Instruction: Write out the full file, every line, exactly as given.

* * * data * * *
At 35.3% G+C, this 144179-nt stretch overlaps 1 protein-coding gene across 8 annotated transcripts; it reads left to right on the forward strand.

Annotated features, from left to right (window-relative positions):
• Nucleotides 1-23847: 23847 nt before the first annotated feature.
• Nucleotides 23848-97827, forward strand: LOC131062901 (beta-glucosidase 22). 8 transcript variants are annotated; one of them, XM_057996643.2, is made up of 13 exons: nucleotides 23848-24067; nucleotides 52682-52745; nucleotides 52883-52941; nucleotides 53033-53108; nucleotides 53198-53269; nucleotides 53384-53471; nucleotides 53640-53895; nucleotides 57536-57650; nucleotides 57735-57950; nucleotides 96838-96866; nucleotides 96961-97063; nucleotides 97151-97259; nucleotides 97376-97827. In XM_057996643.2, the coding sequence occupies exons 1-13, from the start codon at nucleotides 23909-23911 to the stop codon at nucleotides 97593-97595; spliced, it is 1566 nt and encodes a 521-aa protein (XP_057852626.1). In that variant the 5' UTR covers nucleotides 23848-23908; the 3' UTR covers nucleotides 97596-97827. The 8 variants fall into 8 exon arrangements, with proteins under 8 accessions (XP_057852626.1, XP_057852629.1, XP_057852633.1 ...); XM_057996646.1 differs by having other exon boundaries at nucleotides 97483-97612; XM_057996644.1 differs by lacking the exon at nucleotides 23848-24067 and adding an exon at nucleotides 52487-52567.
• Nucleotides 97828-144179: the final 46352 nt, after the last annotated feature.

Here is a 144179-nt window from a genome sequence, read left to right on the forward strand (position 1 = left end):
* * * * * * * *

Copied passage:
At 35.3% G+C, this 144179-nt stretch overlaps 1 protein-coding gene across 8 annotated transcripts; it reads left to right on the forward strand.

Annotated features, from left to right (window-relative positions):
• Nucleotides 1-23847: 23847 nt before the first annotated feature.
• Nucleotides 23848-97827, forward strand: LOC131062901 (beta-glucosidase 22). 8 transcript variants are annotated; one of them, XM_057996643.2, is made up of 13 exons: nucleotides 23848-24067; nucleotides 52682-52745; nucleotides 52883-52941; nucleotides 53033-53108; nucleotides 53198-53269; nucleotides 53384-53471; nucleotides 53640-53895; nucleotides 57536-57650; nucleotides 57735-57950; nucleotides 96838-96866; nucleotides 96961-97063; nucleotides 97151-97259; nucleotides 97376-97827. In XM_057996643.2, the coding sequence occupies exons 1-13, from the start codon at nucleotides 23909-23911 to the stop codon at nucleotides 97593-97595; spliced, it is 1566 nt and encodes a 521-aa protein (XP_057852626.1). In that variant the 5' UTR covers nucleotides 23848-23908; the 3' UTR covers nucleotides 97596-97827. The 8 variants fall into 8 exon arrangements, with proteins under 8 accessions (XP_057852626.1, XP_057852629.1, XP_057852633.1 ...); XM_057996646.1 differs by having other exon boundaries at nucleotides 97483-97612; XM_057996644.1 differs by lacking the exon at nucleotides 23848-24067 and adding an exon at nucleotides 52487-52567.
• Nucleotides 97828-144179: the final 46352 nt, after the last annotated feature.

Here is a 144179-nt window from a genome sequence, read left to right on the forward strand (position 1 = left end):